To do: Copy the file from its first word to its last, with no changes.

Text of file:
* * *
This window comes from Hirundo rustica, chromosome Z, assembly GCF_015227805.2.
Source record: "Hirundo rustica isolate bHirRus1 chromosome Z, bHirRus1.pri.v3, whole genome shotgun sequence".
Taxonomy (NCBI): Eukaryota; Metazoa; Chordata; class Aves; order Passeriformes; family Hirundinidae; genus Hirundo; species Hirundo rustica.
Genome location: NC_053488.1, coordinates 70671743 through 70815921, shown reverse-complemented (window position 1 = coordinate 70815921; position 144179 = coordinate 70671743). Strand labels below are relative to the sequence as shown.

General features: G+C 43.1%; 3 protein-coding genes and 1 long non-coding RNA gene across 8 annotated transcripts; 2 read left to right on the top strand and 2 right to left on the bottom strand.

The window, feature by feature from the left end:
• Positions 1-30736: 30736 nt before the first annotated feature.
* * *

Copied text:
This window comes from Hirundo rustica, chromosome Z, assembly GCF_015227805.2.
Source record: "Hirundo rustica isolate bHirRus1 chromosome Z, bHirRus1.pri.v3, whole genome shotgun sequence".
Taxonomy (NCBI): Eukaryota; Metazoa; Chordata; class Aves; order Passeriformes; family Hirundinidae; genus Hirundo; species Hirundo rustica.
Genome location: NC_053488.1, coordinates 70671743 through 70815921, shown reverse-complemented (window position 1 = coordinate 70815921; position 144179 = coordinate 70671743). Strand labels below are relative to the sequence as shown.

General features: G+C 43.1%; 3 protein-coding genes and 1 long non-coding RNA gene across 8 annotated transcripts; 2 read left to right on the top strand and 2 right to left on the bottom strand.

The window, feature by feature from the left end:
• Positions 1-30736: 30736 nt before the first annotated feature.